COMMISSIONER OF INTERNAL REVENUE v. FISHER(1946)
Mr.Walter J. Cummings, Jr., of Washington, D.C., for petitioner. [327 U.S. 512, 513] Mr.R. M. O'Hara, of Detroit, Mich., for respondent.
Mr. Justice BLACK delivered the opinion of the Court.
In 1934 the Senior Investment Corporation, organized in 1929 by one Fisher and his wife for family investment purposes, distributed to Fisher 43,300 shares of General Motors stock valued at $1,723,881.25. Fisher and his wife made a joint tax return but did not report this amount as income. The taxpayers contended that since the Senior Investment Corporation showed a book deficit for 1934, the distribution in question was a 'capital distribution' and not a corporate dividend from 'earnings and profits,' which latter was the type of distribution taxable under Section 115(a) of the then controlling tax law. 48 Stat. 680, 711, 26 U.S.C.A. Int. Rev.Acts, page 703. The Commissioner decided that the following circumstances justified a finding that the distribution was taxable as a dividend from 'earnings or profits': When the Senior Investment Corporation was organized Fisher and his wife paid for their shares of stock with securities which had cost them $14,500,000 but had by the date of organization acquired a market value of $88,000,000. To show that the corporation had a deficit and that consequently the distribution of General Motors stock was not from 'earnings or profits,' the taxpayers used the corporation's computation based on the $88,000,000 rather than the $14,500,000 figure. The Commissioner decided that the $14,500,000 cost to Fisher and his wife of the securities they transferred to the corporation in exchange for shares of its stock was the proper base for ascertaining whether the corporation could make a distribution from profits; that the use of that figure would show a surplus in 1934; and that the distribution of the General Motors [327 U.S. 512, 514] stock was therefore a taxable dividend from 'earnings or profits.' On review the Tax Court following its prior holdings rejected the Commissioner's argument and decided for the respondents. The Circuit Court of Appeals affirmed. 6 Cir., 150 F.2d 198.
Since Section 112 of the Revenue Act of 1934, 26 U.S.C.A. Int.Rev. Acts, page 692, did not tax the gain resulting from transfers of property to a corporation in exchange for stock in that corporation, it is obvious that rejection of the Commissioner's contention would result in permitting the Section 112 exemption to be used as a device for evading taxes Congress intended to impose on many gains actually realized from sales of property. But we upheld the views urged by the Commissioner here, in Commissioner v. Wheeler, 324 U.S. 542 , 65 S.Ct. 799, decided on the same day that the Circuit Court of Appeals handed down its decision in this case. In that case we held that in the second Revenue Act of 1940, 54 Stat. 974, 1004-1005, 26 U.S.C.A. Int.Rev.Acts, Congress clarified its original purpose in enacting the 1934 Act and others to require that corporate earnings be computed on a basis of cost of the property to transferors like Fisher. That decision would have controlled the disposition of this case were it not for the fact that on rehearing the Circuit Court of Appeals held that a proviso in the second Revenue Act of 1940 excepted taxpayers like Fisher from liability under the Revenue Act of 1934. That proviso stated that the 1940 Act should not 'affect the tax liability of any taxpayer for any year which, on September 20, 1940, w pending before, or was theretofore determined by the Board of Tax Appeals, or any court of the United States.' Section 501. This case was pending before the Tax Court on September 20, 1940, and respondents here contend that the proviso was intended to exempt Fisher from the tax liability to which he would otherwise be subject.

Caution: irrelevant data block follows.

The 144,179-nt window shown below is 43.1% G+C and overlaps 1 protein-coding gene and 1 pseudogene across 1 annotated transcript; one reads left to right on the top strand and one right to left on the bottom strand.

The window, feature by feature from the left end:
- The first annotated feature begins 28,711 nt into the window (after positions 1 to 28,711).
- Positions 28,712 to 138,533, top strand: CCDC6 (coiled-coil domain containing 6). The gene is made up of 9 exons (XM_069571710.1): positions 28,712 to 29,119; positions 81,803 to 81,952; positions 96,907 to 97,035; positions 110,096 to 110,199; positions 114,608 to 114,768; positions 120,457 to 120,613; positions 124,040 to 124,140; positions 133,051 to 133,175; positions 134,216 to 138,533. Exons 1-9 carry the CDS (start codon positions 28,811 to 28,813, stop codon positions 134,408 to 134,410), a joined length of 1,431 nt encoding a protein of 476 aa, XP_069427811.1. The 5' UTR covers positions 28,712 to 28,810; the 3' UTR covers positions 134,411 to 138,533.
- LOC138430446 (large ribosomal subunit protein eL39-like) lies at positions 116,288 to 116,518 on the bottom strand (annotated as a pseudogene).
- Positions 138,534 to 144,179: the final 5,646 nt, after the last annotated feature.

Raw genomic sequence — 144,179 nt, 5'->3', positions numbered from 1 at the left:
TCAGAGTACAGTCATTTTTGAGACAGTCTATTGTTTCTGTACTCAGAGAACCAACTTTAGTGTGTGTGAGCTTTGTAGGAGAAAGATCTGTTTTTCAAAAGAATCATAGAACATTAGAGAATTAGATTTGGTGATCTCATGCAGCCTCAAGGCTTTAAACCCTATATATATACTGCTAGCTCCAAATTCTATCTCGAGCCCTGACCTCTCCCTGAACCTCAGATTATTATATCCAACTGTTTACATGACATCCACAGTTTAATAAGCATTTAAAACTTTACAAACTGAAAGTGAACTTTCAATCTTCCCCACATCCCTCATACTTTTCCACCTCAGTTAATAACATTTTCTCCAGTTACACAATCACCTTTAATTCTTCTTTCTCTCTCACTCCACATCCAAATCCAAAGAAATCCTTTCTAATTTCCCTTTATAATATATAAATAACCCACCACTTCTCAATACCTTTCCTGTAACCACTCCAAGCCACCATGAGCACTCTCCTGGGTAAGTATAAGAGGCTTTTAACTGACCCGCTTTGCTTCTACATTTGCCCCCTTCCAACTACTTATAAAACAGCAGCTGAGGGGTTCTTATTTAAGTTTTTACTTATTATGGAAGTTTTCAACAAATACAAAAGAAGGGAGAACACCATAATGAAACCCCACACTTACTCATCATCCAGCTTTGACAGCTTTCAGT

In other words respondents assert that Congress intended by the proviso to pick out a small group of tax- [327 U.S. 512, 515] payers and award them special tax exemptions which the whole Act was designed to deny all other taxpayers who did not happen to have tax litigation pending on September 1940. The proviso indicates no such purpose. The proviso means what it says, that the enactment of the 1940 Act was not to affect the tax liability of those who had cases before the Board or Courts, whatever that tax liability under the earlier revenue laws. Under those earlier laws as interpreted by us in the Wheeler case the distribution of General Motors stock to Fisher imposed on him a tax liability which remained unaffected by the enactment of the 1940 statute.
Mr. Justice MURPHY and Mr. Justice JACKSON took no part in the consideration or decision of this case.